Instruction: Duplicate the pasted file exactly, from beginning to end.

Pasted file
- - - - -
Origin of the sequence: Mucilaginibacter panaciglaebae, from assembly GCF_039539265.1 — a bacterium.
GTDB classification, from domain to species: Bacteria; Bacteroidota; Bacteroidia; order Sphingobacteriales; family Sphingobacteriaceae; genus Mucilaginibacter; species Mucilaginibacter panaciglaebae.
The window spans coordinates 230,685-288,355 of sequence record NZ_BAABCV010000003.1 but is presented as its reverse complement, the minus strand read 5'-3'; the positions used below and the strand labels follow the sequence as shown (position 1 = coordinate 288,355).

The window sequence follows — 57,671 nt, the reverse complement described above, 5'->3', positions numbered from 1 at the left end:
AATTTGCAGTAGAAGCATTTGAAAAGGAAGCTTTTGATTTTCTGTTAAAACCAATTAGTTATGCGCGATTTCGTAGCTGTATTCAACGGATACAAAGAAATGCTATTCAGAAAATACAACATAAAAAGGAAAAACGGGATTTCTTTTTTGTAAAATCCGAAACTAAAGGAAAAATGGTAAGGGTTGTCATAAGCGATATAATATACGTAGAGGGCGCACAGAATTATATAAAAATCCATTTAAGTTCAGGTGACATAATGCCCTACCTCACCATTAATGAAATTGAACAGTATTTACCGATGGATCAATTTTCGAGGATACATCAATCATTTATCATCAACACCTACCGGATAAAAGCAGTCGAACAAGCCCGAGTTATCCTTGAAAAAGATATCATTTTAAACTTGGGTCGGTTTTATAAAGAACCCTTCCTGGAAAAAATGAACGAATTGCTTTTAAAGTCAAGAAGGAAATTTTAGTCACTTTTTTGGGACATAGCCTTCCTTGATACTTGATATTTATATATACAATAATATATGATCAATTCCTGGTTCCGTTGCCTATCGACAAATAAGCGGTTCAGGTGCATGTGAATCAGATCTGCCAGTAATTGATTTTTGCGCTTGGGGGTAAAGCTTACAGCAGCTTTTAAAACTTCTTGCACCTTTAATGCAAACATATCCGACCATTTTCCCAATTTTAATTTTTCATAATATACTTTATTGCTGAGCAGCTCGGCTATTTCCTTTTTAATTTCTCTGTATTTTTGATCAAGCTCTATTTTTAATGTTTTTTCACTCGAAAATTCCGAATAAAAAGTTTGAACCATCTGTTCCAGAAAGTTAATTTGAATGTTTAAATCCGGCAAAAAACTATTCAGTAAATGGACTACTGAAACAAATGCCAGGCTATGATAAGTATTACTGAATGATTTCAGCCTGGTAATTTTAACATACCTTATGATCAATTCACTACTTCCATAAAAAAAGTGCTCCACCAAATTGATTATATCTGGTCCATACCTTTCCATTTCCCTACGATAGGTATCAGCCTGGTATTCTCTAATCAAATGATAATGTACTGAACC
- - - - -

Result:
Origin of the sequence: Mucilaginibacter panaciglaebae, from assembly GCF_039539265.1 — a bacterium.
GTDB classification, from domain to species: Bacteria; Bacteroidota; Bacteroidia; order Sphingobacteriales; family Sphingobacteriaceae; genus Mucilaginibacter; species Mucilaginibacter panaciglaebae.
The window spans coordinates 230,685-288,355 of sequence record NZ_BAABCV010000003.1 but is presented as its reverse complement, the minus strand read 5'-3'; the positions used below and the strand labels follow the sequence as shown (position 1 = coordinate 288,355).

The window sequence follows — 57,671 nt, the reverse complement described above, 5'->3', positions numbered from 1 at the left end:
AATTTGCAGTAGAAGCATTTGAAAAGGAAGCTTTTGATTTTCTGTTAAAACCAATTAGTTATGCGCGATTTCGTAGCTGTATTCAACGGATACAAAGAAATGCTATTCAGAAAATACAACATAAAAAGGAAAAACGGGATTTCTTTTTTGTAAAATCCGAAACTAAAGGAAAAATGGTAAGGGTTGTCATAAGCGATATAATATACGTAGAGGGCGCACAGAATTATATAAAAATCCATTTAAGTTCAGGTGACATAATGCCCTACCTCACCATTAATGAAATTGAACAGTATTTACCGATGGATCAATTTTCGAGGATACATCAATCATTTATCATCAACACCTACCGGATAAAAGCAGTCGAACAAGCCCGAGTTATCCTTGAAAAAGATATCATTTTAAACTTGGGTCGGTTTTATAAAGAACCCTTCCTGGAAAAAATGAACGAATTGCTTTTAAAGTCAAGAAGGAAATTTTAGTCACTTTTTTGGGACATAGCCTTCCTTGATACTTGATATTTATATATACAATAATATATGATCAATTCCTGGTTCCGTTGCCTATCGACAAATAAGCGGTTCAGGTGCATGTGAATCAGATCTGCCAGTAATTGATTTTTGCGCTTGGGGGTAAAGCTTACAGCAGCTTTTAAAACTTCTTGCACCTTTAATGCAAACATATCCGACCATTTTCCCAATTTTAATTTTTCATAATATACTTTATTGCTGAGCAGCTCGGCTATTTCCTTTTTAATTTCTCTGTATTTTTGATCAAGCTCTATTTTTAATGTTTTTTCACTCGAAAATTCCGAATAAAAAGTTTGAACCATCTGTTCCAGAAAGTTAATTTGAATGTTTAAATCCGGCAAAAAACTATTCAGTAAATGGACTACTGAAACAAATGCCAGGCTATGATAAGTATTACTGAATGATTTCAGCCTGGTAATTTTAACATACCTTATGATCAATTCACTACTTCCATAAAAAAAGTGCTCCACCAAATTGATTATATCTGGTCCATACCTTTCCATTTCCCTACGATAGGTATCAGCCTGGTATTCTCTAATCAAATGATAATGTACTGAACC